eg. Chlorpromazine reduces postive symptoms of S by reducing dopamine levels
Clozapine found to be effective for 80-85% of S sufferers. Able to treat negative symptoms and has fewer side effects.
Cole et al
344 patients from 9 different hospitals into two groups. One group given drug treatment and other placebo. 75% from drug group improved compared to 25% in placebo group.
Many bad side effects
No evidence for older neuroleptic drugs being effective for negative symptoms
Newer drugs eg. Risperidone do not lead to distressing side effects
Neuroleptics have become popular as biomonthly injections which help to prevent relapse.
Cognitive Behavioural treatments-
Focused on delusions and hallucinations.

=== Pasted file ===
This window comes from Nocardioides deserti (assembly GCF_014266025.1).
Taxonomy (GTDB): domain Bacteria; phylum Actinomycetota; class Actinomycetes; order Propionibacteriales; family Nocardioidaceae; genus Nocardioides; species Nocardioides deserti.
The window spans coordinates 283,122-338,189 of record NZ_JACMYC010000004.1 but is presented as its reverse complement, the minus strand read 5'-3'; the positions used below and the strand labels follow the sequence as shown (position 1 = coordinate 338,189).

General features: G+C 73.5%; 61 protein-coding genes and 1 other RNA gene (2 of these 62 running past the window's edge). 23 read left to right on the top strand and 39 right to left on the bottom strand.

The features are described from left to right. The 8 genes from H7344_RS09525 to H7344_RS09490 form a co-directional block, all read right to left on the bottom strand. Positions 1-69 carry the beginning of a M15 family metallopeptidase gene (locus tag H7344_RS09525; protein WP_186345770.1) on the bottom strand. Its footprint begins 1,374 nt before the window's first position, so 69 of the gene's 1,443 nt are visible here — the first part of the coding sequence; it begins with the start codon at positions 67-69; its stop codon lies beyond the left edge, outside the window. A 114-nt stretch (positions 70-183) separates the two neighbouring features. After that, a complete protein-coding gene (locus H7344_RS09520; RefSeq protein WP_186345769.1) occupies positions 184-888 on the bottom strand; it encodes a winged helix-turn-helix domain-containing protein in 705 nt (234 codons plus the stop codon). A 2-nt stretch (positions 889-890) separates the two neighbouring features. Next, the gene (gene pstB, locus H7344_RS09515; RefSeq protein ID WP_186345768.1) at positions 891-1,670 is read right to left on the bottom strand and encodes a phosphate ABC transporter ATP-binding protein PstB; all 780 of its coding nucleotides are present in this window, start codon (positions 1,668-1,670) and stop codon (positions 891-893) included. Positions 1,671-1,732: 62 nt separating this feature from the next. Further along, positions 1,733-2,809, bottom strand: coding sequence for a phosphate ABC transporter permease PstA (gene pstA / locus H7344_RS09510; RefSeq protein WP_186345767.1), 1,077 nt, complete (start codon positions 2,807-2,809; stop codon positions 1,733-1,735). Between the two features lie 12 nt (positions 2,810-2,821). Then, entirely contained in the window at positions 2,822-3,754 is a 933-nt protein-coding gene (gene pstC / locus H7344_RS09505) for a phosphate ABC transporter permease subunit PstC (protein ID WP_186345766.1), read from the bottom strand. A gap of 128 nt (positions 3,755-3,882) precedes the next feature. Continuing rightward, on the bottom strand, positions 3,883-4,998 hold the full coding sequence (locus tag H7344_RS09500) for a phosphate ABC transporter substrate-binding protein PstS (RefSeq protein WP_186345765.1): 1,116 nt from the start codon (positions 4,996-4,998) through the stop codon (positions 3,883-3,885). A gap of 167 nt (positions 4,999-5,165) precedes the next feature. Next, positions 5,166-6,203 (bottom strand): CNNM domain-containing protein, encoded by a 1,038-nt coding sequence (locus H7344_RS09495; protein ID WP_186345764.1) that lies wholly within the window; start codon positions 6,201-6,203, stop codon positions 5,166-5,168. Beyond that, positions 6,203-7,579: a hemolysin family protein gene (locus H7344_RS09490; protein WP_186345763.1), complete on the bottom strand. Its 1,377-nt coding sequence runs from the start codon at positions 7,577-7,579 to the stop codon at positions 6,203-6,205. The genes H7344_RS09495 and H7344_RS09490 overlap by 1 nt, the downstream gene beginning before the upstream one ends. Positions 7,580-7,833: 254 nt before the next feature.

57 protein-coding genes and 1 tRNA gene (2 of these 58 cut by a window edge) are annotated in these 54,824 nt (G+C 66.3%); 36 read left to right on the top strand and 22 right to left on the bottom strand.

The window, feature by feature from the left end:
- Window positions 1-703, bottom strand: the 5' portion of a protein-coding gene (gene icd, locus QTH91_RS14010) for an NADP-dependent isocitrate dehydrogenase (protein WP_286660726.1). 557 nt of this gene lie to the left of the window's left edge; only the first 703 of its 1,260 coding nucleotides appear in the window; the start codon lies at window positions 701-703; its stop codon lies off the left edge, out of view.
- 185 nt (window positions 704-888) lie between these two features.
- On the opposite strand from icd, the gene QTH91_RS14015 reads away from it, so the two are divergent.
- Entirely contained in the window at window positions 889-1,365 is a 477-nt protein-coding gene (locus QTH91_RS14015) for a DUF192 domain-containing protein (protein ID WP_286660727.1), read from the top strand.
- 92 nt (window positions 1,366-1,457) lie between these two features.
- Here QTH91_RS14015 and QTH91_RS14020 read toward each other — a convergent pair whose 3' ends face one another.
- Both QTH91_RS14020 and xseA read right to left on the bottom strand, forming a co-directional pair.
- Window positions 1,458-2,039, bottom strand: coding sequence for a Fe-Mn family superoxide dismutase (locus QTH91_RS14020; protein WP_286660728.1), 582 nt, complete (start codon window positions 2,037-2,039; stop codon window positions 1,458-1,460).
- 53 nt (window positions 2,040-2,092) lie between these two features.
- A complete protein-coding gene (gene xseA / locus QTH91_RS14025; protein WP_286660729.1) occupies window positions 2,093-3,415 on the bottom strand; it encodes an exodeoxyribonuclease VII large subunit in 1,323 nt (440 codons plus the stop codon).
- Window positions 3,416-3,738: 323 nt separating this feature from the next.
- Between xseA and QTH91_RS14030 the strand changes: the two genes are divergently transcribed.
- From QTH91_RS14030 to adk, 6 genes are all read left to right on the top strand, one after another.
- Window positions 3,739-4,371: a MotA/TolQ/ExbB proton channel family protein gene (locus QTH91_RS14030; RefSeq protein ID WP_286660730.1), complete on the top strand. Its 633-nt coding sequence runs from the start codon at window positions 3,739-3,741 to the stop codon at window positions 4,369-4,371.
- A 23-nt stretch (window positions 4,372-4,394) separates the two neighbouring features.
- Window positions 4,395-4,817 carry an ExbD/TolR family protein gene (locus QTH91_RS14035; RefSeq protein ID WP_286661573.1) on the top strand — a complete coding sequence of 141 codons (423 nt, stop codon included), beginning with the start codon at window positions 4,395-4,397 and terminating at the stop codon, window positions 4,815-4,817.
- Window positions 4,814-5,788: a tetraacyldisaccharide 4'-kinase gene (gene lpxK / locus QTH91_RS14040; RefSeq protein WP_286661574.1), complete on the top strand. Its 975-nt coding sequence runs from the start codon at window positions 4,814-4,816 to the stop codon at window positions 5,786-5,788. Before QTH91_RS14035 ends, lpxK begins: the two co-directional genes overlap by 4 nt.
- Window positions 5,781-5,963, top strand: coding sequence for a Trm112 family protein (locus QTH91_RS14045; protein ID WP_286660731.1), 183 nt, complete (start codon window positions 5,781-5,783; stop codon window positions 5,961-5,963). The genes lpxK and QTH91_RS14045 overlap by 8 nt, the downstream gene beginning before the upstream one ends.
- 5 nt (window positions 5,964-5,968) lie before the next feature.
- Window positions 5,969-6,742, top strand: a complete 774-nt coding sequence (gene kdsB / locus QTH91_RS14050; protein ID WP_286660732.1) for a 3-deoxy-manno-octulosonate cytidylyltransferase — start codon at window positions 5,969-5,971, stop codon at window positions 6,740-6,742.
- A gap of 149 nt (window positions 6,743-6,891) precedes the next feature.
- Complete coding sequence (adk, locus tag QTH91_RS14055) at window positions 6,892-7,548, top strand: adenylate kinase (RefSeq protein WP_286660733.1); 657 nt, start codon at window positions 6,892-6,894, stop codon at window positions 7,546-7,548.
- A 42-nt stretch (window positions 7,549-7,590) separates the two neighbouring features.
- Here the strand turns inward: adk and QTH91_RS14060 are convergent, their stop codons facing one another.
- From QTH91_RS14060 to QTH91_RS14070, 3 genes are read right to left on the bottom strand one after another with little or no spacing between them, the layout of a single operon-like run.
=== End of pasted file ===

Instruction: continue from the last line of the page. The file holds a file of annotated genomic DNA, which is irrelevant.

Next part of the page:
Investigated coping strategies during psychotic episodes... 25 patients with S were interviewed. In their psychotic episodes.. 1/3 reported 'triggers' to their symptoms eg. feeling anxious and 75% reported major distress. 1/3 also reported disruption to their thinking and behaviour. 75% disclosed the use of coping strategies eg. distraction, positive self talk and relaxation. These coping strategies helped the indviduals to cope with their symptoms..
Therefore CSE (Coping Strategy Enchancement) was introduced.. it taught indviduals to use coping strategies to reduce the intensity/ frequencey of psychotic symptoms.
Asses content, asses emotional response, asses person's thoughts, prior warning and then asses the indviduals coping strategies. The indvidual then rates each strategy on effectiveness.
Tarrier's study had a high drop out rate
Intensive therapy; not suitable for all
Tarriers study good evidence and showed that CSE can be effective